Chrome 59 is now available for macOS, Windows and Linux. The updated version of the most popular browser in the world now has a new Material Design settings page, support for native notifications in macOS as well as other security and development related updates. One of the new updates in developer tools is a full page screenshots tool.
As the name suggests, this tool can be used to take screenshots of full webpages, without having to scroll and take multiple screenshots to stitch them together. Developers and users have been relying on third party extensions like Fireshot for this purpose.
Capture full page screenshots in Chrome without extensions
Here is how you can use this new screenshot tool to capture full page shots. This works on Windows, macOS and Linux.
- Open the website of which you want to capture the screenshot
- Right click anywhere on the webpage and click on Inspect Element. Alternatively, you can also click on the menu on the top right, go to More Tools > Developer Tools.
- Click on the Device Toolbar icon in the toolbar for the Developer Tools that show up. This is the blue icon as per the image below:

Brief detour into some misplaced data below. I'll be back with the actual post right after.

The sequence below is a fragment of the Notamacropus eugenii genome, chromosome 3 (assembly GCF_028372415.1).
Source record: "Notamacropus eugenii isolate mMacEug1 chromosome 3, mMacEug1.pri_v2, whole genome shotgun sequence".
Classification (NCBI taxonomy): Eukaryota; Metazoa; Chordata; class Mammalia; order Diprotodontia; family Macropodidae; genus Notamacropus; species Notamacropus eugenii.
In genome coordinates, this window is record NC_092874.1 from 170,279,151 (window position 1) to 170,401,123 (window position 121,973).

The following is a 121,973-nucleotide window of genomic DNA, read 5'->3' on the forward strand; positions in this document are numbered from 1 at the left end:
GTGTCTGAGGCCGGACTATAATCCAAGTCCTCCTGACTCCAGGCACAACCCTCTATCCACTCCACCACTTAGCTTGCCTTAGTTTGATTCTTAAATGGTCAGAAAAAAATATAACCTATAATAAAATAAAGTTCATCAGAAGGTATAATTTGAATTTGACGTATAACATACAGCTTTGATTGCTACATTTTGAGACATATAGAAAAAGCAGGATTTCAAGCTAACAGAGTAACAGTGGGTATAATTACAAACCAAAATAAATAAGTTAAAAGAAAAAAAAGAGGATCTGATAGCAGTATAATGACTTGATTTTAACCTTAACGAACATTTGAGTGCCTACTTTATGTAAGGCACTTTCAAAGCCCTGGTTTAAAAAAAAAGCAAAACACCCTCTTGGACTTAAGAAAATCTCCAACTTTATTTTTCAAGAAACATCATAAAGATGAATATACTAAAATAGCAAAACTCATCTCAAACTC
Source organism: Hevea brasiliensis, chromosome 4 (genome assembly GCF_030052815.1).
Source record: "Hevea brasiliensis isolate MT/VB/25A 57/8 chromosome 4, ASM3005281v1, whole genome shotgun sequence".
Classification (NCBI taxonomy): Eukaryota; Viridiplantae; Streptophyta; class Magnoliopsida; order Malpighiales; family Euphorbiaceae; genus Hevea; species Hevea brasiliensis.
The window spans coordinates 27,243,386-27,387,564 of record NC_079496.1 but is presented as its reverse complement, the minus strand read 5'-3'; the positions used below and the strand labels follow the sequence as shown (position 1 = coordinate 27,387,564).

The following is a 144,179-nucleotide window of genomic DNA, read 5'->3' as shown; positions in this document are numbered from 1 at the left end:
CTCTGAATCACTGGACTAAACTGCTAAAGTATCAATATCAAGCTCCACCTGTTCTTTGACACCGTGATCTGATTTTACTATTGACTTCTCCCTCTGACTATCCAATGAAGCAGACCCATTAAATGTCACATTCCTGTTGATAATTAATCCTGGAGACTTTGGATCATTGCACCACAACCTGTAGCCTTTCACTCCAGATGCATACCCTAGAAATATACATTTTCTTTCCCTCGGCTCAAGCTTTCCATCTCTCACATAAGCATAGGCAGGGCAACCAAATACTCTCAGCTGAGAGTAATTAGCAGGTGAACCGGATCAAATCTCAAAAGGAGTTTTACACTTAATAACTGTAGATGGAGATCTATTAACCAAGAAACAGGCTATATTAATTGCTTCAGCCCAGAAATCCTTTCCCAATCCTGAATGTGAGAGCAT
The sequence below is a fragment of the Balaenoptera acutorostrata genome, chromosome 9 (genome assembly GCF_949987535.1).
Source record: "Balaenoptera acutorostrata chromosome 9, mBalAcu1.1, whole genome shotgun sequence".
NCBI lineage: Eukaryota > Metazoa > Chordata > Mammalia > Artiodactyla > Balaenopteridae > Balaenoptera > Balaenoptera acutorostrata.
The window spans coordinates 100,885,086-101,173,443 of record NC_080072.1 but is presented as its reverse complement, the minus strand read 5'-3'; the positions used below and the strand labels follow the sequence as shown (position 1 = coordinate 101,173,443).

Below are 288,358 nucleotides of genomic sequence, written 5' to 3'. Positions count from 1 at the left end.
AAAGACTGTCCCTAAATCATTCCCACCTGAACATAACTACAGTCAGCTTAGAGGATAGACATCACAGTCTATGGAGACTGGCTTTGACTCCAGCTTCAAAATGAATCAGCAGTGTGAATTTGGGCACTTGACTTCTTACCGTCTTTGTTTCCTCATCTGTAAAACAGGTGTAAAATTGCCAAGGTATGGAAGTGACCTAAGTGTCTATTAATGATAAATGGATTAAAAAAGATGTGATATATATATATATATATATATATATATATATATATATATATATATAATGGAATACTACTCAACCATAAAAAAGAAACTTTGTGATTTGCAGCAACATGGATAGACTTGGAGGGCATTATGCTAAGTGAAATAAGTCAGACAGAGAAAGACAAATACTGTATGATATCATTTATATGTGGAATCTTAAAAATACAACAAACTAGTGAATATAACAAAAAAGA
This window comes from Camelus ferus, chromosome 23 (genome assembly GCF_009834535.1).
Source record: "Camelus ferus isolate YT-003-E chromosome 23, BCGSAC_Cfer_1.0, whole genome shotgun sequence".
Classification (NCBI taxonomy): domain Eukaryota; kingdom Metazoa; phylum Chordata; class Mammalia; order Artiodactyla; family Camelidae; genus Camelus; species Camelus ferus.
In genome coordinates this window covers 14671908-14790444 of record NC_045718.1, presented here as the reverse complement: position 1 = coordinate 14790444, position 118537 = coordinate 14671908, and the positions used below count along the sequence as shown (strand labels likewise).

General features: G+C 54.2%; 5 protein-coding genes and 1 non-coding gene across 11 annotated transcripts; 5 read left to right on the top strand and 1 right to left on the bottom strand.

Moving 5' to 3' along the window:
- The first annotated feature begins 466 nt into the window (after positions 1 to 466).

- Once you click it, it will take you to the responsive design view. Click on the menu on the top right and you will see an option that says Capture full size screenshot. Before you do this, note that you can change the dimensions or use the preset device resolutions as desired. I have set it to iPad Pro in the image below.
- Once you take the screenshot, the full page screen capture will be saved to your downloads folder.
One major drawback with relying on Chrome 59’s full page screenshot is that it does not work with desktop websites. You must always select a device which will never be the same resolution as your desktop. For such needs, you would need to fall back on an extension like Fireshot that we mentioned before. For device screenshots, however, Chrome’s new full page screen capture tool is very useful.